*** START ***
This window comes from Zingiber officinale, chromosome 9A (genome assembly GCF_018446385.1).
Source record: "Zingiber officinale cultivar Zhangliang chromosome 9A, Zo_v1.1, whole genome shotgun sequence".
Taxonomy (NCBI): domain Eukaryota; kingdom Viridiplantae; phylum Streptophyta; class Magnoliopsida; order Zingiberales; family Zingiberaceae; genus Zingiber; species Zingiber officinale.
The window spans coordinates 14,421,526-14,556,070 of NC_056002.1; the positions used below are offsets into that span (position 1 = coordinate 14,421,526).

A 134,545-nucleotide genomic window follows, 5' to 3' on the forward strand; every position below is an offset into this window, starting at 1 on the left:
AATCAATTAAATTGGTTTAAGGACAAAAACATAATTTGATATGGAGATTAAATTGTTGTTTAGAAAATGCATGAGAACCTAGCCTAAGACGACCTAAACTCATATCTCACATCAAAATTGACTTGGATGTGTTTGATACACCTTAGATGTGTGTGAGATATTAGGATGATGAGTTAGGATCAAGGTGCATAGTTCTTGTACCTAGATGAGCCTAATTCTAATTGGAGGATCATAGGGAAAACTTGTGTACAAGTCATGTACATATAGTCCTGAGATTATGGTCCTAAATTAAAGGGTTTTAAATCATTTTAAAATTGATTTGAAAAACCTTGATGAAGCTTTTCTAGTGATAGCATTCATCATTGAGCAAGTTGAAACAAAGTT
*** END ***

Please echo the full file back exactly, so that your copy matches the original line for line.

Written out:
This window comes from Zingiber officinale, chromosome 9A (genome assembly GCF_018446385.1).
Source record: "Zingiber officinale cultivar Zhangliang chromosome 9A, Zo_v1.1, whole genome shotgun sequence".
Taxonomy (NCBI): domain Eukaryota; kingdom Viridiplantae; phylum Streptophyta; class Magnoliopsida; order Zingiberales; family Zingiberaceae; genus Zingiber; species Zingiber officinale.
The window spans coordinates 14,421,526-14,556,070 of NC_056002.1; the positions used below are offsets into that span (position 1 = coordinate 14,421,526).

A 134,545-nucleotide genomic window follows, 5' to 3' on the forward strand; every position below is an offset into this window, starting at 1 on the left:
AATCAATTAAATTGGTTTAAGGACAAAAACATAATTTGATATGGAGATTAAATTGTTGTTTAGAAAATGCATGAGAACCTAGCCTAAGACGACCTAAACTCATATCTCACATCAAAATTGACTTGGATGTGTTTGATACACCTTAGATGTGTGTGAGATATTAGGATGATGAGTTAGGATCAAGGTGCATAGTTCTTGTACCTAGATGAGCCTAATTCTAATTGGAGGATCATAGGGAAAACTTGTGTACAAGTCATGTACATATAGTCCTGAGATTATGGTCCTAAATTAAAGGGTTTTAAATCATTTTAAAATTGATTTGAAAAACCTTGATGAAGCTTTTCTAGTGATAGCATTCATCATTGAGCAAGTTGAAACAAAGTT